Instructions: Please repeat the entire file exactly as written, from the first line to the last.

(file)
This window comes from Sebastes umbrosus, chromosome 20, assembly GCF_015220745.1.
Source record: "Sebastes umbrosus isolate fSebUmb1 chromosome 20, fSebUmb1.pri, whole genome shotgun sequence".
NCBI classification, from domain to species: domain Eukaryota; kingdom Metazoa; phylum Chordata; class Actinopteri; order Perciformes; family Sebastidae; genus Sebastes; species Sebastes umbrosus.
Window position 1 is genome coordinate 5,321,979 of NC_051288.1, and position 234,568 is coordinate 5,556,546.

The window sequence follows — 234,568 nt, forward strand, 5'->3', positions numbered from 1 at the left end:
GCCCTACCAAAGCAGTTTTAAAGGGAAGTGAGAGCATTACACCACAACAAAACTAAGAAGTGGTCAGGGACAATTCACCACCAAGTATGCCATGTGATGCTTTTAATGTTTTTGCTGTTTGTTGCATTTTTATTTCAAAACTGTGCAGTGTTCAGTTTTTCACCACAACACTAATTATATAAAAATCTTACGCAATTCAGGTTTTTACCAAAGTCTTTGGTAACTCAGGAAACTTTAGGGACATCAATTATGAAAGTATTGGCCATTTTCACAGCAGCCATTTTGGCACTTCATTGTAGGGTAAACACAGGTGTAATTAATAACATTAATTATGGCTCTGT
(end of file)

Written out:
This window comes from Sebastes umbrosus, chromosome 20, assembly GCF_015220745.1.
Source record: "Sebastes umbrosus isolate fSebUmb1 chromosome 20, fSebUmb1.pri, whole genome shotgun sequence".
NCBI classification, from domain to species: domain Eukaryota; kingdom Metazoa; phylum Chordata; class Actinopteri; order Perciformes; family Sebastidae; genus Sebastes; species Sebastes umbrosus.
Window position 1 is genome coordinate 5,321,979 of NC_051288.1, and position 234,568 is coordinate 5,556,546.

The window sequence follows — 234,568 nt, forward strand, 5'->3', positions numbered from 1 at the left end:
GCCCTACCAAAGCAGTTTTAAAGGGAAGTGAGAGCATTACACCACAACAAAACTAAGAAGTGGTCAGGGACAATTCACCACCAAGTATGCCATGTGATGCTTTTAATGTTTTTGCTGTTTGTTGCATTTTTATTTCAAAACTGTGCAGTGTTCAGTTTTTCACCACAACACTAATTATATAAAAATCTTACGCAATTCAGGTTTTTACCAAAGTCTTTGGTAACTCAGGAAACTTTAGGGACATCAATTATGAAAGTATTGGCCATTTTCACAGCAGCCATTTTGGCACTTCATTGTAGGGTAAACACAGGTGTAATTAATAACATTAATTATGGCTCTGT